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About The semi-weekly miner. [volume] (Butte, Mont.) 1882-1886
Butte, Mont. (1882-1886)
- The semi-weekly miner. [volume] : (Butte, Mont.) 1882-1886
- Place of publication:
- Butte, Mont.
- Geographic coverage:
- Miner Pub. Co.
- Dates of publication:
- Vol. 5, whole no. 291 (Jan. 4, 1882)-v. 8, whole no. 915 (Apr. 14, 1886).
- Butte (Mont.)--Newspapers.
- Archived issues are available in digital format from the Library of Congress Chronicling America online collection.
- Numbering very irregular.
- sn 84036033
- Preceding Titles:
- Succeeding Titles:
- Related Links:
- View complete holdings information
- First Issue Last Issue
The Semi-Weekly Miner
The Butte Miner began as a tri-weekly on June 1, 1876, under the guidance of James H. Mills Harry Kessler, and Horace T. Brown. A Civil War veteran, Mills arrived in Montana in 1866 and soon became Secretary of the Territory, Adjutant General, and the father of the Montana Press Association. Kessler owned the Clear Grit Mine in Butte and had spent nine years as a lithographer in Philadelphia prior to immigrating to Montana. Horace Brown, an Ohio newspaperman, moved to Virginia City, Montana, in 1867, and one year later came to work on the Helena Herald.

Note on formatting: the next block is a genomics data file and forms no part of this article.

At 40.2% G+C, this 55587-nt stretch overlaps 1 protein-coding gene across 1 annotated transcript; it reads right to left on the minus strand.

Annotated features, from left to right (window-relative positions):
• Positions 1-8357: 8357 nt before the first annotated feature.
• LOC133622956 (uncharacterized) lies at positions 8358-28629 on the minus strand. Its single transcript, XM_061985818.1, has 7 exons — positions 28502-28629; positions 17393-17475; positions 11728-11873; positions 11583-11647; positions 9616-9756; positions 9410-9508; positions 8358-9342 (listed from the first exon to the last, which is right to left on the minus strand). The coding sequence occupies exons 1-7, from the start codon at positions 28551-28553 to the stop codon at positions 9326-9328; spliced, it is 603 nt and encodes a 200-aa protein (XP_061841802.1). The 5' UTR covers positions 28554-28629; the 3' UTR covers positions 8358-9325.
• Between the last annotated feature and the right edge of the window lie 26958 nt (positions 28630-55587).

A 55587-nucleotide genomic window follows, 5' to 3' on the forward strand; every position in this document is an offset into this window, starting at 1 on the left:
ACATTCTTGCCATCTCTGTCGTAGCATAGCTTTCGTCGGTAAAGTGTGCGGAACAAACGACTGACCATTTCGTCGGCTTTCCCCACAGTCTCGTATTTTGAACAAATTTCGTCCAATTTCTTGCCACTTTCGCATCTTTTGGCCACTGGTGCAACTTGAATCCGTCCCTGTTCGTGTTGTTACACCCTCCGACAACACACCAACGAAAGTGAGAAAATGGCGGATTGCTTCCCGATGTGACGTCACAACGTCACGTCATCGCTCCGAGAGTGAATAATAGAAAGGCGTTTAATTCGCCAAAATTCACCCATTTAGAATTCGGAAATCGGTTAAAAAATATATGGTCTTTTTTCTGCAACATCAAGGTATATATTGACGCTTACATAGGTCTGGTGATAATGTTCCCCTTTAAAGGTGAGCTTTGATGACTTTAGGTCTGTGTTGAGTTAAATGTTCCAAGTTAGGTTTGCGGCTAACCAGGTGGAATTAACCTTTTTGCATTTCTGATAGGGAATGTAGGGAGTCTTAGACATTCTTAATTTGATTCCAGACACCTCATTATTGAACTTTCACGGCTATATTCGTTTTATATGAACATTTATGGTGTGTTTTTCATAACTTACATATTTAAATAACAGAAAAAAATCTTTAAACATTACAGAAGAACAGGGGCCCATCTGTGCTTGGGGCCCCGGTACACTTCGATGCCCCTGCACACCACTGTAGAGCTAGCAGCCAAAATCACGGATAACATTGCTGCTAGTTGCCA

The Miner was an eight-page, six-column Republican newspaper. The publishers declared in the first issue the paper's purpose: to promote Butte and Montana's rich mineral resources. They also heralded the installation of a sophisticated press and the use of high quality newsprint. The imminent arrival of the telegraph was reflected in subsequent issues of the Miner, with a regular column featuring U.S. and foreign telegrams. In 1882, the Miner Publishing Company began to issue the Miner as a semiweekly. Beginning in 1885, it also published the Daily Miner.
In 1889, Butte Copper King, William A. Clark, purchased the Miner to aid him in his political battle with industrialist Marcus Daly. In 1890, the paper was renamed the Butte Weekly Miner. Over time, the Miner joined the Anaconda Company's gallery of daily Montana newspapers, acquired to promote the economic and political interests of the copper company.
Provided by: Montana Historical Society; Helena, MT